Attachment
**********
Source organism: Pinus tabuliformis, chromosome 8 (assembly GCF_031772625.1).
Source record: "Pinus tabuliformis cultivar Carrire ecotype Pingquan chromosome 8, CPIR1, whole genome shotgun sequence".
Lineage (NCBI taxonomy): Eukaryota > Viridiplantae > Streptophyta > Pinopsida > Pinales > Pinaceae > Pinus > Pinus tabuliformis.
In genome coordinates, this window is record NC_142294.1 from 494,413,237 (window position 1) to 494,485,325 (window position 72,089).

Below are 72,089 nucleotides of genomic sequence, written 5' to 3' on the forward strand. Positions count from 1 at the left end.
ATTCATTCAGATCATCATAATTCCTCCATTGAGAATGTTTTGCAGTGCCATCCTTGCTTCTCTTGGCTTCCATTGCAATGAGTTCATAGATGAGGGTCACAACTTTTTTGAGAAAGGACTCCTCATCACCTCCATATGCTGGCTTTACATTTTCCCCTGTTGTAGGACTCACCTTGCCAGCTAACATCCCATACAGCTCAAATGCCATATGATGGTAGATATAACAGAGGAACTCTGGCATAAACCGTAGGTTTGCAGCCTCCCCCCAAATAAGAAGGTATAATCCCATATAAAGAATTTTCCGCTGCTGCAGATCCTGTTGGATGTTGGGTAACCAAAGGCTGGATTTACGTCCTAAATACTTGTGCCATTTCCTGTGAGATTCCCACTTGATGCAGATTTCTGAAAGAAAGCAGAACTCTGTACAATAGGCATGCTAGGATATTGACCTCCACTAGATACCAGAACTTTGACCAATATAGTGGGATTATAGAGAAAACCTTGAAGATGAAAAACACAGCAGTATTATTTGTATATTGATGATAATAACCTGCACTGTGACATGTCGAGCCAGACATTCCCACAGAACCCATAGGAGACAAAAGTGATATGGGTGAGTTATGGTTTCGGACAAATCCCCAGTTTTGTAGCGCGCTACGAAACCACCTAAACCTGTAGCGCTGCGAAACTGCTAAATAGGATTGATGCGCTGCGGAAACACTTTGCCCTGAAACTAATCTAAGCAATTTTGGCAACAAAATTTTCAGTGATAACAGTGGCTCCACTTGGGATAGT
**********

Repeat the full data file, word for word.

Source organism: Pinus tabuliformis, chromosome 8 (assembly GCF_031772625.1).
Source record: "Pinus tabuliformis cultivar Carrire ecotype Pingquan chromosome 8, CPIR1, whole genome shotgun sequence".
Lineage (NCBI taxonomy): Eukaryota > Viridiplantae > Streptophyta > Pinopsida > Pinales > Pinaceae > Pinus > Pinus tabuliformis.
In genome coordinates, this window is record NC_142294.1 from 494,413,237 (window position 1) to 494,485,325 (window position 72,089).

Below are 72,089 nucleotides of genomic sequence, written 5' to 3' on the forward strand. Positions count from 1 at the left end.
ATTCATTCAGATCATCATAATTCCTCCATTGAGAATGTTTTGCAGTGCCATCCTTGCTTCTCTTGGCTTCCATTGCAATGAGTTCATAGATGAGGGTCACAACTTTTTTGAGAAAGGACTCCTCATCACCTCCATATGCTGGCTTTACATTTTCCCCTGTTGTAGGACTCACCTTGCCAGCTAACATCCCATACAGCTCAAATGCCATATGATGGTAGATATAACAGAGGAACTCTGGCATAAACCGTAGGTTTGCAGCCTCCCCCCAAATAAGAAGGTATAATCCCATATAAAGAATTTTCCGCTGCTGCAGATCCTGTTGGATGTTGGGTAACCAAAGGCTGGATTTACGTCCTAAATACTTGTGCCATTTCCTGTGAGATTCCCACTTGATGCAGATTTCTGAAAGAAAGCAGAACTCTGTACAATAGGCATGCTAGGATATTGACCTCCACTAGATACCAGAACTTTGACCAATATAGTGGGATTATAGAGAAAACCTTGAAGATGAAAAACACAGCAGTATTATTTGTATATTGATGATAATAACCTGCACTGTGACATGTCGAGCCAGACATTCCCACAGAACCCATAGGAGACAAAAGTGATATGGGTGAGTTATGGTTTCGGACAAATCCCCAGTTTTGTAGCGCGCTACGAAACCACCTAAACCTGTAGCGCTGCGAAACTGCTAAATAGGATTGATGCGCTGCGGAAACACTTTGCCCTGAAACTAATCTAAGCAATTTTGGCAACAAAATTTTCAGTGATAACAGTGGCTCCACTTGGGATAGT